The relative positions of the two surfaces of the dome II' are shown in the exaggerated illustration of Figure 4 in which the inner surface 22 is the spherical surface. The inner surface 22 and the outer surface 23 are so related that a plane T, tangent to the outer surface at the point where the light ray strikes the surface 23, is parallel to a plan T which is tangent to the inner surface 22 at a point where the ray emerges from the surface 22. The center of revolution of the other surface 23 in any measurement plane is determined by the intersection of a line 24 normal to the tangent T at an incident or entrance point of a ray in that plane and a line 25 through the point of indices 26 of the instrument and the center of curvature 21 of the spherical surface 22. It will be seen that the center of revolution of the surface 23, indicated at 28, will revolve as the point of indices 26 of the instrument moves about its predetermined path of movement.

Thus one surface of the wall of the dome in this form of present invention is a spherical surface having a fixed center of curvature while the other is such a surface that all tangents at ray entrance or exit points are parallel to tangents at the corresponding exit or entrance points of the spherical surface.

The surfaces of the wall of the dome II are not parallel and due to their relative position and curvature any ray passing through the wall to the point of indices 26 will not be deviated in the measurement plane after emerging from the wall of the dome. This is graphically shown in the exaggerated view of Figure 4 by the broken line.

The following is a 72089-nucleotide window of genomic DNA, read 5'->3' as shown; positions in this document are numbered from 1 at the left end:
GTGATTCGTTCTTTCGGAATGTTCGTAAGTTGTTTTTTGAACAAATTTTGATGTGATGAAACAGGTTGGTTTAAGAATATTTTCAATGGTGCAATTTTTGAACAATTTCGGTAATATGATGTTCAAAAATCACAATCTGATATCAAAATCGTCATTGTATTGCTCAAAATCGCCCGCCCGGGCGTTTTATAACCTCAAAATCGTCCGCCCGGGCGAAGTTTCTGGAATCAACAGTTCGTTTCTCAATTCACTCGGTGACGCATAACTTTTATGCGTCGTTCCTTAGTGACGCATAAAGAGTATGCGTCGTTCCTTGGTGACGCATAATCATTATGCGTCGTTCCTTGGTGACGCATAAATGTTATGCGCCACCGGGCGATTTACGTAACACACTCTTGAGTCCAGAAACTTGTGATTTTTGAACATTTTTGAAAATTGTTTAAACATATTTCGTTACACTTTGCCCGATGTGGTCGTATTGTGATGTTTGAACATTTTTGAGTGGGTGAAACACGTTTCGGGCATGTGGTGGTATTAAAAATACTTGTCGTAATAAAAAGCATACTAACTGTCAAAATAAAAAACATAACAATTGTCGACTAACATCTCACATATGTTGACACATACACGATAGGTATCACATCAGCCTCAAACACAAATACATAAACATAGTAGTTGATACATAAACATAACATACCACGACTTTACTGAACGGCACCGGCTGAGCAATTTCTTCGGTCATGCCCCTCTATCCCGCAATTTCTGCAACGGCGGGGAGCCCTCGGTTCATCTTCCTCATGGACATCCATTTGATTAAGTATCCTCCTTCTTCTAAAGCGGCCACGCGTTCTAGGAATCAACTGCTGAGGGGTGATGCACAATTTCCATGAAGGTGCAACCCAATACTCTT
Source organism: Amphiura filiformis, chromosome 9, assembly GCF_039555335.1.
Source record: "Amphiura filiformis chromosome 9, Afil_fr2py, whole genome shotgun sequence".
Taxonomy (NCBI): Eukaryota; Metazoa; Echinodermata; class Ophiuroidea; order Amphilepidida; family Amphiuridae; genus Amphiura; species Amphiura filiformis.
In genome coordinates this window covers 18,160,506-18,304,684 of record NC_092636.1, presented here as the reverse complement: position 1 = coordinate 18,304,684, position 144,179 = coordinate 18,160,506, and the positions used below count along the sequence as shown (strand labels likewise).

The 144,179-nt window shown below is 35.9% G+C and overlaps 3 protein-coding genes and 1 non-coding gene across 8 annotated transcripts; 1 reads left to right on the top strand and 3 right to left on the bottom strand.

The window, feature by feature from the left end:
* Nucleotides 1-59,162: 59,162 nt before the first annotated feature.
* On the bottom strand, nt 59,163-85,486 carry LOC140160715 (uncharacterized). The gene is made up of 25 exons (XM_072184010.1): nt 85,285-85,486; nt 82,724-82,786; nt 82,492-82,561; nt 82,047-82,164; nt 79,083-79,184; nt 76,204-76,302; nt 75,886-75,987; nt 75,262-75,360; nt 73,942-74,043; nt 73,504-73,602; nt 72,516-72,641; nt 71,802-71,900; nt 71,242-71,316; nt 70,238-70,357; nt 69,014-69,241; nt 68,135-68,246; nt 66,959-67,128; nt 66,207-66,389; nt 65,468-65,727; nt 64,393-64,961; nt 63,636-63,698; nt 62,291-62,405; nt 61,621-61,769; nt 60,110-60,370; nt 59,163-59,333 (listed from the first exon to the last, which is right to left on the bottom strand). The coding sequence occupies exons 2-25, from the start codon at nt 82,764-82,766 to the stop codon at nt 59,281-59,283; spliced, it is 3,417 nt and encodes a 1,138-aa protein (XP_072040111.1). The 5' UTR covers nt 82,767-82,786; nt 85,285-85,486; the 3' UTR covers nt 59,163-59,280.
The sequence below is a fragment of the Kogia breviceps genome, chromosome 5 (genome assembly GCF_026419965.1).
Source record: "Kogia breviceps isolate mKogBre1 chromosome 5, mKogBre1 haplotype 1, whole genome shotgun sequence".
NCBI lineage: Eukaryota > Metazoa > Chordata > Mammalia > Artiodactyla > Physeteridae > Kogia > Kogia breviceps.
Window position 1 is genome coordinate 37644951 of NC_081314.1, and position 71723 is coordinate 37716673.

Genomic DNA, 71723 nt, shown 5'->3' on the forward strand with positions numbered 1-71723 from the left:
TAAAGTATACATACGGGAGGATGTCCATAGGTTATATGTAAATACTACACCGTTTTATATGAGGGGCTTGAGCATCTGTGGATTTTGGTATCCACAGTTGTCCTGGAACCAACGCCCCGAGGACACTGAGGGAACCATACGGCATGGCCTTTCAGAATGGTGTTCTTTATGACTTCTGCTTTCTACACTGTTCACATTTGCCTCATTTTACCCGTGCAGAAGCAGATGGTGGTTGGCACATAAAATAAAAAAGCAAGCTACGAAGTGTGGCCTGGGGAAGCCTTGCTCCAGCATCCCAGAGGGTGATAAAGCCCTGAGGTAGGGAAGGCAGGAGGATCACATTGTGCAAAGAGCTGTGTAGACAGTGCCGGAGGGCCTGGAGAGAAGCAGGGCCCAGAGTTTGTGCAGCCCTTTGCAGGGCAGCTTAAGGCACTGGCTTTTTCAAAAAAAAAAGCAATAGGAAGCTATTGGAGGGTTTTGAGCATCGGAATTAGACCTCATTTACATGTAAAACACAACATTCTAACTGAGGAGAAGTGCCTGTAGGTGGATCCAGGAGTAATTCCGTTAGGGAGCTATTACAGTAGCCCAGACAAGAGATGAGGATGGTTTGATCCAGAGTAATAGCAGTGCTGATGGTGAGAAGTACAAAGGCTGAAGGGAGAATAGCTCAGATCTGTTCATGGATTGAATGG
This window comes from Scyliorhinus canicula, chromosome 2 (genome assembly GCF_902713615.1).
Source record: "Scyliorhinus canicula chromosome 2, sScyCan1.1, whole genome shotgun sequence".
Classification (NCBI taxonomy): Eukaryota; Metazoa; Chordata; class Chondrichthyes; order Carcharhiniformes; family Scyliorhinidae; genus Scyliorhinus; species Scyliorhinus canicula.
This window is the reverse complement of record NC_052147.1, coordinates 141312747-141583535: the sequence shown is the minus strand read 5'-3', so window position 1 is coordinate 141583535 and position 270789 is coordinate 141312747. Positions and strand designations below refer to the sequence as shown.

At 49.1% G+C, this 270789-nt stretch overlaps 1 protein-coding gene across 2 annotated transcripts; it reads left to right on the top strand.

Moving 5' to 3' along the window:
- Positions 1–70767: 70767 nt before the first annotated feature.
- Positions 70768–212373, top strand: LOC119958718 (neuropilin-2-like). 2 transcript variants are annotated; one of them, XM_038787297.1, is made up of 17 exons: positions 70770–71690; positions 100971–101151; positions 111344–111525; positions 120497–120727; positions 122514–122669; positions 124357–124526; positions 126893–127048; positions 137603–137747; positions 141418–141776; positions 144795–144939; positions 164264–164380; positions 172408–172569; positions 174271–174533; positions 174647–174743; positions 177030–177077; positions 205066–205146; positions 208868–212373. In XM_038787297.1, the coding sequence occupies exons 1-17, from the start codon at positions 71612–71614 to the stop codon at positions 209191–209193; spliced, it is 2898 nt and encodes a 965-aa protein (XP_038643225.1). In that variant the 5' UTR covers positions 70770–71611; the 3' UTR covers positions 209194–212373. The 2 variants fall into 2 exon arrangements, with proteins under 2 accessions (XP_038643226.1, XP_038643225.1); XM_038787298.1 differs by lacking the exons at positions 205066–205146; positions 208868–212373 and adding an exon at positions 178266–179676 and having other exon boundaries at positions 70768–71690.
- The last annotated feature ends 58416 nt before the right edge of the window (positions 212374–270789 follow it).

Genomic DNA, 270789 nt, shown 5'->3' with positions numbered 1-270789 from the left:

In the Just discussed forms of the present invention the domes have been considered as new constructions and to overcome the inherent defects of the existing domes the present invention provides means irrthe optical path of the instrument for correcting the deviation produced by the walls of domes such as shown in Figure 1. Although the lens may be carried by the wall of the dome, in the preferred embodiment of this form of the invention, referring now to Figure 5, the lens 29 is carried by the instrument 9 and moves with the instrument as the same is moved about its predetermined path of movement. The lens 29 is removably secured to the one face of the instrument 9 in such a position as to be within the optical path of same. Any means desired may be used to detachably secure the lens to the instrument and as shown this means may comprise a plurality of spring fingers 30 for gripping opposite sides of the instrument casing.

The lens 29, referring now to Figure 6, is so formed that a deviated light my 3| passed through the wall of the dome 8 is so deflected as it emerges from the lens that the deflected ray 32 enters the instrument 9 in a path parallel to the path of the incident ray 33 of the dome.

Thus instruments equipped with such a supplemental lens may be used with existing domes and measurements taken by such so-equipped instruments will be correct.

It will be seen that all forms of the invention eliminate the difllculty heretofore encountered by maintaining the incident ray of the instrument parallel to the incident ray of the dome. As the incident ray 32 of the instrument is parallel with the incident ray 33 of the dome 8, there is no angular deviation and the reading of the instrument 8 as it is correct need not be modified before it can be used in the calculations to determine the position of the craft. Thus the time necessary to calculate the position has been reduced and the possibility of error caused by the step of compensating for the error has been eliminated.

While certain preferred embodiments of the invention have been illustrated and described herein, it is to be understood that the invention is not limited thereby but is susceptible of changes in form and detail within the scope of the appended claims.

I claim: